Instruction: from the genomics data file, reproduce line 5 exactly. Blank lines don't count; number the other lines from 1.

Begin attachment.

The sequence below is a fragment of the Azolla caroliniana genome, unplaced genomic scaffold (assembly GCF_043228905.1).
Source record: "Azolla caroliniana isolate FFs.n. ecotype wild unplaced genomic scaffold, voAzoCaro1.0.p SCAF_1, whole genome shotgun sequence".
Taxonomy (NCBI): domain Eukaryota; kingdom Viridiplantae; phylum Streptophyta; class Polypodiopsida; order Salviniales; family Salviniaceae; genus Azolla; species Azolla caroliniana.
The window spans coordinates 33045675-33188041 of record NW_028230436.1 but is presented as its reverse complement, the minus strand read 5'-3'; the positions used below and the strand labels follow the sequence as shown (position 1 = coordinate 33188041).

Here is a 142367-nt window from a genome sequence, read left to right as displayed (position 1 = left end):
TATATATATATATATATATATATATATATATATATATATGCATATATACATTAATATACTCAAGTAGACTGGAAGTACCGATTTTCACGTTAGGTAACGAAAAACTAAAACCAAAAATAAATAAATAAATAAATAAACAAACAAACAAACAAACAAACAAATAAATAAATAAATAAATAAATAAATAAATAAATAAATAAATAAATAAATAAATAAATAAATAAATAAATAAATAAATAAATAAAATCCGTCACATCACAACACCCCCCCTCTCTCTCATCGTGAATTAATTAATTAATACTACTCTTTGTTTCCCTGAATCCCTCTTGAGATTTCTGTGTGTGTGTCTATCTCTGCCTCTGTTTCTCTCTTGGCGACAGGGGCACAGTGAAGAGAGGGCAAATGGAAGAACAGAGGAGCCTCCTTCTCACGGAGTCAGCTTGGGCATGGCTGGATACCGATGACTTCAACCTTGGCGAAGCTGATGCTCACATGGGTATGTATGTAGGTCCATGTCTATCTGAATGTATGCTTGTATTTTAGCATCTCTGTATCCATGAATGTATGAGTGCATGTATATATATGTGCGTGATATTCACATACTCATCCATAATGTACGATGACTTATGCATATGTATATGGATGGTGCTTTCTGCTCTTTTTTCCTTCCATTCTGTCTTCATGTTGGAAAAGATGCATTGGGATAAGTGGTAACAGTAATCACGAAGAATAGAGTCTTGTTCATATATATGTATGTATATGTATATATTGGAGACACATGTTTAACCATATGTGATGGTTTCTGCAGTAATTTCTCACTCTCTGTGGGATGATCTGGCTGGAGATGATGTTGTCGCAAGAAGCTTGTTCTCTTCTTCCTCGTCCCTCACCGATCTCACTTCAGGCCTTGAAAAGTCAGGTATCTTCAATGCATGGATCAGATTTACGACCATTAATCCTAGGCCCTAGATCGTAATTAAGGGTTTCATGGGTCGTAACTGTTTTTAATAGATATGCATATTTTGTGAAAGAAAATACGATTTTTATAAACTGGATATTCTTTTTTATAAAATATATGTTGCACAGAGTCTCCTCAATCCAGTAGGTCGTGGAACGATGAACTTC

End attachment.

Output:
Here is a 142367-nt window from a genome sequence, read left to right as displayed (position 1 = left end):